In praise of small entities
It has always been a challenge to be small, whether you are a cultural or ethnic community, a political district, a small company, a business unit or a state. But strengths that develop into unbeatable advantages are born out of precisely such fragility. With small size comes strategic agility, the ability to adjust and adapt quickly when times change. There is also intellectual openness, and the curiosity so distinctive to small entities, which are often laboratories for new ideas and innovations and are back on their feet quickly should they fail.
Small political units have proven to be very effective at finding suitable solutions and legitimizing decisions and leaders. Federalism and similar forms of devolution systematically favor the smallest entity. Political participation is strongest when the environment is comprehensive and manageable and the relations are built on trust. This is no makeshift solution -- on the contrary. It stems from the awareness that in large structures, the smallest entity often can make the biggest contribution to the overall good. Small entities do not necessarily need to cooperate in order to be strong: As in biology, cell division can be a more promising way.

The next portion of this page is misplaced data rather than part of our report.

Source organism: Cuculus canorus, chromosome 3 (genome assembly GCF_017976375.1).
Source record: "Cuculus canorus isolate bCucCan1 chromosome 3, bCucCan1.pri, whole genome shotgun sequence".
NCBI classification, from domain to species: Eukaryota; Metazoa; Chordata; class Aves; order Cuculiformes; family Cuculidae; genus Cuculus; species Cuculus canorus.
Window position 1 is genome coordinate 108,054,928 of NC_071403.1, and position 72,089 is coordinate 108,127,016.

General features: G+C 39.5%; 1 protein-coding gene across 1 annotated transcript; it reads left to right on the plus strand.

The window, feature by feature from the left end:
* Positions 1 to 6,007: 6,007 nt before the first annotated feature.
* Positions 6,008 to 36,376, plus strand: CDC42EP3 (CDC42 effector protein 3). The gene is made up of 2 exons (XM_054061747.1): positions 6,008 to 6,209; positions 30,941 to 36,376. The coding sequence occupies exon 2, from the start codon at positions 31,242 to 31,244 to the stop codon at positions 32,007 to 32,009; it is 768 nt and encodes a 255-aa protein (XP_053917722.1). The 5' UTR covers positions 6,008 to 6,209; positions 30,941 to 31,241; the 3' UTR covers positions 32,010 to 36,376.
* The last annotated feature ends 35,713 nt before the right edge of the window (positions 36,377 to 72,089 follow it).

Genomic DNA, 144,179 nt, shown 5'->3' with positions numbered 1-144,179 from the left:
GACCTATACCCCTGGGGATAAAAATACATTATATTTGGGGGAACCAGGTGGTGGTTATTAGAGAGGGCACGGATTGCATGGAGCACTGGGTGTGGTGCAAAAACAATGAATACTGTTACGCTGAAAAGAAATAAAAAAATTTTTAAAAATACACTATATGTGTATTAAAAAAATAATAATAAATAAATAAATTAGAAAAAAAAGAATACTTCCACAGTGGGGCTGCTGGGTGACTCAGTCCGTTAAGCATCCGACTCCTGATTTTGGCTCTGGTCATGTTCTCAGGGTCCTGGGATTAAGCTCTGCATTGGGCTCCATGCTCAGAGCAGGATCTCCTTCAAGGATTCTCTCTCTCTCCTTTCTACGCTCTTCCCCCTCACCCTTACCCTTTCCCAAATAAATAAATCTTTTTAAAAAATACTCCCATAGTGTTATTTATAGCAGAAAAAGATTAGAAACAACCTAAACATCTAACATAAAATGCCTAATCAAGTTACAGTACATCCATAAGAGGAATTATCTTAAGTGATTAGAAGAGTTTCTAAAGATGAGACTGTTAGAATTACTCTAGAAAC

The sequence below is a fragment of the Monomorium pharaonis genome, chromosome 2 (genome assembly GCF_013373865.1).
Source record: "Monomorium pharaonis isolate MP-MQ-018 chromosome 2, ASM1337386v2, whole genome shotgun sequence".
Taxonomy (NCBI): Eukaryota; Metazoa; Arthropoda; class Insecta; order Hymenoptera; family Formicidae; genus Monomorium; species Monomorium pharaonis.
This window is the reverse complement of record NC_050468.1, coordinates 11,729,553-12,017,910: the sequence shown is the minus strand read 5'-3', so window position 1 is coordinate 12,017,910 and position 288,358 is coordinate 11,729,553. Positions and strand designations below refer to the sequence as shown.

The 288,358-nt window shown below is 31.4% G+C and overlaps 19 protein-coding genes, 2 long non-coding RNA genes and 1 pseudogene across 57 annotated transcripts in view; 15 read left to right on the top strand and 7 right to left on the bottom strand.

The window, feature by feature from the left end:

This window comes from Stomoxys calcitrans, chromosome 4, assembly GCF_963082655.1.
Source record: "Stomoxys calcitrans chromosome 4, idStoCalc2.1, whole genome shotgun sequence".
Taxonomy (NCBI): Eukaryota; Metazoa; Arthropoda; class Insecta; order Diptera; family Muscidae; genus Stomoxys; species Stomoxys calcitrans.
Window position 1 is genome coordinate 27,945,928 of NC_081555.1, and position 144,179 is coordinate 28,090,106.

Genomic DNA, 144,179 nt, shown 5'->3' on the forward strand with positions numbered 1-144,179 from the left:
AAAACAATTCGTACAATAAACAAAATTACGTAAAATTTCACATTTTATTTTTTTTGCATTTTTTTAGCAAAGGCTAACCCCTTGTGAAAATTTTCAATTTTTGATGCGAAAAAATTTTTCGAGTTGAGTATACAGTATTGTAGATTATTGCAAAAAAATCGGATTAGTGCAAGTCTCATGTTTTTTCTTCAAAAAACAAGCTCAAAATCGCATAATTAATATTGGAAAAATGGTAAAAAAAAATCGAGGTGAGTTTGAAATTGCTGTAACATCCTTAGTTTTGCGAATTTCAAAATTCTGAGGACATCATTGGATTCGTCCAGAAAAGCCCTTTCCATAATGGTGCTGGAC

Small states, for their part, are well suited to weather crises and, thanks to low transaction costs, they can adapt their structures, institutions and strategies to changing circumstances with more ease than the super-tankers that steer the global economy. Interestingly, although generally without leverage on the global stage, small states rarely cooperate among each other outside their geographical neighborhood. Small state cooperation like the "Tomonwealth" idea developed by the St. Gallen Symposium's think-tank laboratory "TOM-LAB" has, therefore, to be given special consideration.
When it comes to the business world, small units and lean organizations matter a great deal as well. Not only do SMEs make up the biggest chunk of the global workforce, they also drive innovation and progress. On a management level, there have been multiple attempts to deal with the fact that firms have become truly global but still rely on a physical local presence and a workforce that looks for differentiation rather than homogenization. It is worth looking closely at how companies have organized themselves in order to give responsibility to small units and to profit from their very own cell division.